Health care has turned a keen eye toward attempting to put a stop to violence that occurs inside the hospital's corridors. But what about the aggression directed at caregivers in a home-based setting?
That's the topic of a new podcast created by the American Hospital Association's Workforce Center, and posted this week to the AHA's Hospitals Against Violence resource page. In it, Joyce Bulman, vice president of clinical operations at Hospice of the Valley in Phoenix, discusses ways to protect home health care workers from possible violent incidents.
Two of her most important pieces of advice are to be aware of your surroundings (know your exit route; keep car keys on your person, etc.) and make sure to ask patients and their families the tough questions (i.e., Do you have any guns or drugs in the house?).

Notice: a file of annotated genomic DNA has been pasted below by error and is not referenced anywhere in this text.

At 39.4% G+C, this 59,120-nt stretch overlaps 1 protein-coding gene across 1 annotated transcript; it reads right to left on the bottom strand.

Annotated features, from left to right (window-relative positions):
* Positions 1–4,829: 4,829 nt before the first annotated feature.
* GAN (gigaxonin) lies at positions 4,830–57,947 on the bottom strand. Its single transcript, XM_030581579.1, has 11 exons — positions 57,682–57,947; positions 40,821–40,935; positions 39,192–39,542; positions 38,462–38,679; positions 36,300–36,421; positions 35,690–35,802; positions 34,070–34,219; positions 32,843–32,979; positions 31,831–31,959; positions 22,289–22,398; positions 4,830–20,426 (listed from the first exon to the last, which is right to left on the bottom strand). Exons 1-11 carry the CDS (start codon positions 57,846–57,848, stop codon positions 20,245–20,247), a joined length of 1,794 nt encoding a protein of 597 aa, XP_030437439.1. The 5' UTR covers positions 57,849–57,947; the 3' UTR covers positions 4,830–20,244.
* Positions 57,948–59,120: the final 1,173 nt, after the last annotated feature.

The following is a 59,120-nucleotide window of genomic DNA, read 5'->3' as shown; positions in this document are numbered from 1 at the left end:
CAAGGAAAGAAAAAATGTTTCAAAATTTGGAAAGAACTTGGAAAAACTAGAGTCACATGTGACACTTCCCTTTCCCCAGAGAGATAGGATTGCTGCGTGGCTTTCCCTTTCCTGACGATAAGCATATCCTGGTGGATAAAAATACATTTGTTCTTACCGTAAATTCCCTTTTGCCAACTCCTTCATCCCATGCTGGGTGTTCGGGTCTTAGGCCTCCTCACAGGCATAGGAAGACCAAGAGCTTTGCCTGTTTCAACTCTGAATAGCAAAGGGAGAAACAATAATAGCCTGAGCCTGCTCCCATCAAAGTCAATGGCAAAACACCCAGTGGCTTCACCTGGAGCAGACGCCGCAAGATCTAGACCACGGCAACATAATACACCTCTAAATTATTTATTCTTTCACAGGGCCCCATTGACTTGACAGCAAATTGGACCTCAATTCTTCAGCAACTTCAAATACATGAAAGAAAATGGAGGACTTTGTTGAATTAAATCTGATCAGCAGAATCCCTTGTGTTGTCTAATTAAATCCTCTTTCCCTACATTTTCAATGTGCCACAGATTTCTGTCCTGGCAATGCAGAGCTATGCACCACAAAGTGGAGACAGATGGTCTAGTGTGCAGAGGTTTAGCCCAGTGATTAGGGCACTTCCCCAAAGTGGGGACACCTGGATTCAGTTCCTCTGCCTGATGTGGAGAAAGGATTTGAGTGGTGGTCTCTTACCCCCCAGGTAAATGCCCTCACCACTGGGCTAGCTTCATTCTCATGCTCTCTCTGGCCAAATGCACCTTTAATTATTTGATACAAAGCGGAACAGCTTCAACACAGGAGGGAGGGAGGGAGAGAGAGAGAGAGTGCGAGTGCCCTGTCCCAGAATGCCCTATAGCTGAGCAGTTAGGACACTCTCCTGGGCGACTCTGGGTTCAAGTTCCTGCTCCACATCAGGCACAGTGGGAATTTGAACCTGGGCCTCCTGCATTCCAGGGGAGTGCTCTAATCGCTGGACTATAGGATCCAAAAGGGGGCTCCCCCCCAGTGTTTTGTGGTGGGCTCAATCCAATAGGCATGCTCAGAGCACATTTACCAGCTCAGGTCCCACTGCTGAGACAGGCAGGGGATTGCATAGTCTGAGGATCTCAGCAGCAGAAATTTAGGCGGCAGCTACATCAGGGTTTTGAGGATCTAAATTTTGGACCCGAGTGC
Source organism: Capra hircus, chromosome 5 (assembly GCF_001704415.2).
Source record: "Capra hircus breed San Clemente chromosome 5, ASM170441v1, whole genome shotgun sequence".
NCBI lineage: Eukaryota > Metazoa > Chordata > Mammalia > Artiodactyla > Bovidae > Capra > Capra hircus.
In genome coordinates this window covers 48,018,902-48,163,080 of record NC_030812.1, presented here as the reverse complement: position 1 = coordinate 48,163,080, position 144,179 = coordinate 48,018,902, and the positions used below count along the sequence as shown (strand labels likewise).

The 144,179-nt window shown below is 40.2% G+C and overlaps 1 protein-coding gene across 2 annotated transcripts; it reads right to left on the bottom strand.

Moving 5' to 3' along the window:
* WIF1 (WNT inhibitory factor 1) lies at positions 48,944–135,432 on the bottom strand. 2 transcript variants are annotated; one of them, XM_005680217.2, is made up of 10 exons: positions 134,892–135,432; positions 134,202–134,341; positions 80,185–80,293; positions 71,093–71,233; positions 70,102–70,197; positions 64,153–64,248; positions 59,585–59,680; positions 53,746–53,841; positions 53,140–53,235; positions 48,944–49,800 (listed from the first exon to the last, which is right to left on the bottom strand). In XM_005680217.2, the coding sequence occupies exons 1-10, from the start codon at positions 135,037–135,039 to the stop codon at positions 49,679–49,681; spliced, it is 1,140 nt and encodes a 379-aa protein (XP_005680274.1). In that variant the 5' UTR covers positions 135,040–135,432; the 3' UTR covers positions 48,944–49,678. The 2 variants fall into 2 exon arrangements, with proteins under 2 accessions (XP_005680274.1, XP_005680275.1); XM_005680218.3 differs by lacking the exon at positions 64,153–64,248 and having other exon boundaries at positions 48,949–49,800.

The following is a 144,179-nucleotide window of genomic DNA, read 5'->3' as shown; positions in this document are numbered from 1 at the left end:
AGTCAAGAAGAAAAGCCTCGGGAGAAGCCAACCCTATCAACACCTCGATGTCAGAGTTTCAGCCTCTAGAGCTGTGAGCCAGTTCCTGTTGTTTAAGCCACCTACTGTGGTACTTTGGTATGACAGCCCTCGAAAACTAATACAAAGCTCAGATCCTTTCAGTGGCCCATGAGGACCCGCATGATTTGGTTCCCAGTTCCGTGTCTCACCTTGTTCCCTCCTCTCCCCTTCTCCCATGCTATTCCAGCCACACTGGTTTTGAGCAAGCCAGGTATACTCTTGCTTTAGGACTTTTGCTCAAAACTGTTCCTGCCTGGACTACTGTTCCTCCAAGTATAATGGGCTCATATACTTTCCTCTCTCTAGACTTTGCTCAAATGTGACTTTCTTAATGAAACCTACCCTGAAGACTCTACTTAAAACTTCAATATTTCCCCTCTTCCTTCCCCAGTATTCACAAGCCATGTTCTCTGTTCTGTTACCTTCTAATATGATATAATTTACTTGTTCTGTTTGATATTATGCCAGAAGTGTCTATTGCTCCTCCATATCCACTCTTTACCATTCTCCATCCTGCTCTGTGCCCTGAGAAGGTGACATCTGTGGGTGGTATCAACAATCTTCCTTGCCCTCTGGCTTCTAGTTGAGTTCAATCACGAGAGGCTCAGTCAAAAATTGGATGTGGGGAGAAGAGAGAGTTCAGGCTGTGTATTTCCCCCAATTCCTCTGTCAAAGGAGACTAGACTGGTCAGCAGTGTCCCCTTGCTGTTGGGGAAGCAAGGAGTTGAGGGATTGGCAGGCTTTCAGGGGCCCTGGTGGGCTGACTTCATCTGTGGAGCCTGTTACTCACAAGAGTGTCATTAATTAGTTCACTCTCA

"It’s important for us to be nonjudgmental," Bulman tells Veronika Riley, senior director of the AHA's Workforce Center. "We’re taking care of patients in their home setting. We want to meet them where they’re at, but making sure that we have very clear boundaries of what can be out in the home when our staff are present, and what we would prefer to not have to see when we come into the home.”
Be sure to give the 18-minute podcast a listen, and for more on how hospitals are combating violence in their communities, check out H&HN's March cover story, which explores lessons learned from recent mass-casualty incidents in Dallas and Orlando, Fla.